Hindi down, down.”
“Don’t impose Hindi on Tamilians.”
This is what Tamil Nadu Chief Minister M.K. Stalin wrote in his long letter to Prime Minister Narendra Modi recently.
The provocation for the letter was the 11th report by the Committee of Parliament on Official Language, which is headed by Home Minister Amit Shah, submitted to President Droupadi Murmu on 9 October. The report recommended that the medium of instruction in technical and non-technical higher education institutes in India like the IITs (Indian Institute of Technology) in Hindi-speaking states should be Hindi and in other parts of India, their respective local language. Amit Shah also emphasised that local languages should be given preference over English in all states.
Why did the Dravida Munnetra Kazhagam (DMK) react so quickly? It has several internal reasons. The DMK hasn’t been fulfilling its promises and Tamil voters have developed a negative narrative towards Stalin’s failing administration. Foremost is dynasty politics. Stalin himself said that he was getting “sleepless nights” due to bickering among his party leaders. Re-elected as the party president during the DMK’s general council meeting on 9 October, Stalin has now chosen this platform to vent his feelings. Instead of directing a political charge against the Bharatiya Janata Party (BJP) and Hindutva, he went off another tangent. DMK allies were perplexed; leaders wondered — why such a “self-goal speech?” Why take an ‘aa bail mujhe maar’ position? Editorials and periodicals in major dailies hinted that Stalin is losing his grip on the party and government. Therefore, the parliamentary committee’s report came in handy — not wasting a minute, he hinted at the DMK’s 57-year-old slogan, “Down with Hindi”, which was its war cry in the 1965 anti-Hindi agitation in Tamil Nadu.
Today, with the parliamentary committee’s report, the DMK’s ‘anti-Hindi’ slogan has just gotten further impetus. Interestingly, the Official Language Committee consisted of all political parties, including the DMK and the All India Anna Dravida Munnetra Kazhagam (AIADMK).
A history of acceptance
The Official Language Committee is supposed to submit one report every five years. However, within the last three years, two reports have been submitted. It is under the discretion of the President of India to accept a report or dismiss it.
The committee was set up in 1976 under The Official Languages Act, 1963. It comprises 30 members of Parliament — 20 from the Lok Sabha and 10 from the Rajya Sabha. It reviews the progress made in the use of Hindi for official purposes and submits a report to the President, making recommendations.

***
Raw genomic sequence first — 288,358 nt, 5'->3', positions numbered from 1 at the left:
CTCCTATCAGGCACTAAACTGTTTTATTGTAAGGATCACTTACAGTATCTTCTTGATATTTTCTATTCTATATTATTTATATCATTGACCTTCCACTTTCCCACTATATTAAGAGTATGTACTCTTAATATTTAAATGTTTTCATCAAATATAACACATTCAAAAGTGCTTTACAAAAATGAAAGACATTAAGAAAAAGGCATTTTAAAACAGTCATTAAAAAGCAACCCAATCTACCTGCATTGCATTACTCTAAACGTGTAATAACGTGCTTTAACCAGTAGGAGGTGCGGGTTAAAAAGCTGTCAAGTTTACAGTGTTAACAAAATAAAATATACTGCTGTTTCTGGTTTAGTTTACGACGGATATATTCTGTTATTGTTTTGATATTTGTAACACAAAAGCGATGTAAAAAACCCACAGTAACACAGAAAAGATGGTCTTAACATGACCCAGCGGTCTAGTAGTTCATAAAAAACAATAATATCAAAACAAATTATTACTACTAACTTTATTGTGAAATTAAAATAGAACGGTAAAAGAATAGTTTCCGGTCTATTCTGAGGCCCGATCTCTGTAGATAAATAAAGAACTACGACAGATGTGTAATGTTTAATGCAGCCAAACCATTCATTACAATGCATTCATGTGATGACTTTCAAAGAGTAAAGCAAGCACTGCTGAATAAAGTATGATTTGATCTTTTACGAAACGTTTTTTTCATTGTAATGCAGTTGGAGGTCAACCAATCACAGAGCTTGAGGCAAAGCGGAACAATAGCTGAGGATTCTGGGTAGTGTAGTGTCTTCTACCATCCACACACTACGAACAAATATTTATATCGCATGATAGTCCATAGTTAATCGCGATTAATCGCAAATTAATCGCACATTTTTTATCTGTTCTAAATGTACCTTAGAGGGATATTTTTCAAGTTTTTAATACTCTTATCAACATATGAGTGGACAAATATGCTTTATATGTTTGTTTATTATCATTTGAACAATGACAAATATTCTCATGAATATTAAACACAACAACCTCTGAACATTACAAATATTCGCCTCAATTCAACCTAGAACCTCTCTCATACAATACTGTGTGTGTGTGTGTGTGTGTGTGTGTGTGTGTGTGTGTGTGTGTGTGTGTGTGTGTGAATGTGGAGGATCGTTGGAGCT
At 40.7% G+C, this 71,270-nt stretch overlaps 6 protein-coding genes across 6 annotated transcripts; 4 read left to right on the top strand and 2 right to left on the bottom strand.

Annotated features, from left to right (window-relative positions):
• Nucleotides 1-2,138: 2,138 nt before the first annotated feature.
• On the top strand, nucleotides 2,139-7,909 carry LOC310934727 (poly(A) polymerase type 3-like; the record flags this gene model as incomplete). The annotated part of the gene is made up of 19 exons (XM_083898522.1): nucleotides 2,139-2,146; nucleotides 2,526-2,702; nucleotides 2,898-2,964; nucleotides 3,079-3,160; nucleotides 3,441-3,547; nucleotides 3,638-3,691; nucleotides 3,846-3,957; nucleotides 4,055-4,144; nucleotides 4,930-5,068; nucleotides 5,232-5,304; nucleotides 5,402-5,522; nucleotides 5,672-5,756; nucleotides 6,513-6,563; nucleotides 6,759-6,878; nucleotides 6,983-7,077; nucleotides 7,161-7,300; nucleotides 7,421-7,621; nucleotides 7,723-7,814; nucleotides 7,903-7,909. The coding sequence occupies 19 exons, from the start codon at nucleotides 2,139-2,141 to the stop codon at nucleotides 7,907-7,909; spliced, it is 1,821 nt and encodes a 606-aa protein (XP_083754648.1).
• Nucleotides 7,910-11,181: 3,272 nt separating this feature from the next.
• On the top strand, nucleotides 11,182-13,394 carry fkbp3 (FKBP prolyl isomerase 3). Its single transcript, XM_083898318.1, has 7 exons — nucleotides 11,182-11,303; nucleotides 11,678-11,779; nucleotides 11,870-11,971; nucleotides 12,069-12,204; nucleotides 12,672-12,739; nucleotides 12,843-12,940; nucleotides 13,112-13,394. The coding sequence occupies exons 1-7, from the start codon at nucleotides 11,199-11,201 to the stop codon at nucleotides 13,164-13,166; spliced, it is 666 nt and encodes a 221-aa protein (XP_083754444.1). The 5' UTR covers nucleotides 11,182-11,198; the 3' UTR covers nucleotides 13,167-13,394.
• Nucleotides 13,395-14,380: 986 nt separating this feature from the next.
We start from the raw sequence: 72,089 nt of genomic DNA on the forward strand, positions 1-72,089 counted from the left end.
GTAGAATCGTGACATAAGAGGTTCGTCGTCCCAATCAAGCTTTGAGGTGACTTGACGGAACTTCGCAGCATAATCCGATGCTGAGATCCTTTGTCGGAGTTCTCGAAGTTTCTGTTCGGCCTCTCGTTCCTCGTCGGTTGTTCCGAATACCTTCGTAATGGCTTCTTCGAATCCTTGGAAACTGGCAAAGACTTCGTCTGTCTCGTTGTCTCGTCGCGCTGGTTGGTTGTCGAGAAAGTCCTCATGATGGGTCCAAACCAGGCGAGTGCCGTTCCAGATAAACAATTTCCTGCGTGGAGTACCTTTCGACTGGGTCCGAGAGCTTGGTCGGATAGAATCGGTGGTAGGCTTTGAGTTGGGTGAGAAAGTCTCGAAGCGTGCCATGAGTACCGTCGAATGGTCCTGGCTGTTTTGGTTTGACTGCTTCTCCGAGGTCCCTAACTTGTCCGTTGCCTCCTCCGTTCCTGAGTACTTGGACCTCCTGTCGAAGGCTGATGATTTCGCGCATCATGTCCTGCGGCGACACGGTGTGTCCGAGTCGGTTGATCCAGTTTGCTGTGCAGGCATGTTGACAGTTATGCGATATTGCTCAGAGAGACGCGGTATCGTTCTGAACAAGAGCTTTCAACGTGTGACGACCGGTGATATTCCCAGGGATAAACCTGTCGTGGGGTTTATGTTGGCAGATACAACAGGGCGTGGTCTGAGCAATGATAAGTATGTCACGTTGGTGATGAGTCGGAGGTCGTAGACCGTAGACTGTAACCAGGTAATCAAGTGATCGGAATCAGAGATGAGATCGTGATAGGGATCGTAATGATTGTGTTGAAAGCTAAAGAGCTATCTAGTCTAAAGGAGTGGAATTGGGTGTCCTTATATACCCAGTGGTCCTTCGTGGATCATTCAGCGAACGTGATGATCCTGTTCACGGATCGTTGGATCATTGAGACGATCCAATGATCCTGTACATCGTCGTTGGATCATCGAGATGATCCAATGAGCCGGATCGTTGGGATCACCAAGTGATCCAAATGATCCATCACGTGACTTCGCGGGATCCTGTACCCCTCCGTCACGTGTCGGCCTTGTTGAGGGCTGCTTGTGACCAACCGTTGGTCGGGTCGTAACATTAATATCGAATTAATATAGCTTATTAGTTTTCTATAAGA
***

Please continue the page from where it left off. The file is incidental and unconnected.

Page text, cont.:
More interestingly, former Home Minister P. Chidambaram, who was also the chairman of the committee in 2011, also presented a report that year to President Pranab Mukherjee with much more stringent paragraphs, which were implemented without resistance. Wasn’t the DMK a part of the United Progressive Alliance and Chidambaram Stalin’s best friend?
Currently, there are more than 12 volumes of the technical dictionary of Hindi. In 2017, President Mukherjee also accepted the committee’s recommendation for speeches to be delivered only in Hindi by all dignitaries. The Modi government decided to compile a dictionary of transliterated English-to-Hindi words and exclude difficult language in official correspondence. It was suggested that words like demonetisation, vimudrikaran (legal tender), note bandi — words that have entered popular parlance — could be accepted. Stalin also knows that the National Education Policy has certain inputs on similar use of Hindi in colleges.
On 16 October in Bhopal, Amit Shah released textbooks in Hindi for MBBS students as part of the Madhya Pradesh government’s project to impart medical education in the language. Tamil textbooks for MBBS students are also available in Tamil Nadu.
This is the age when cross-language communication is key to breaking barriers.
A Korean tourist in Mahabalipuram was able to transact in Tamil Nadu by ‘speaking’ Tamil with the help of Google Translate. Such is the progress in technology in the world.
Archaic notions must go away
The DMK is still living in the 1965 era. “Hindi down, Hindi down” is redundant. Hindi as a political weapon has crossed its expiry date. DMK ministers may bicker that paani poori sellers in Tamil Nadu are North Indians. At the same time, there’s a large diversity of young people from Bihar, Uttar Pradesh, Jharkhand, and Odisha. Hindi has reached Tamil Nadu. The state’s social fabric now has an element of North India. It wouldn’t be surprising, if, in 2031, Tamil Nadu has a Bihari or a Uttarkhandi MLA or even a minister. In agriculture, textiles, automobiles, tourism, and hospitality sectors — North Indians have marked their presence in the state. The DMK must wake up to such realisations.
Stalin’s bogey of anti-Hindi agitation can be linked to one major fact — the DMK wants to categorise the BJP in Tamil Nadu as a Hindi and North Indian party. The DMK’s internal assessment is that the BJP in Tamil Nadu has grown, and in 2024, it may be a threat to Stalin’s stronghold.
The author tweets @RAJAGOPALAN1951. Views are personal.
(Edited by Humra Laeeq)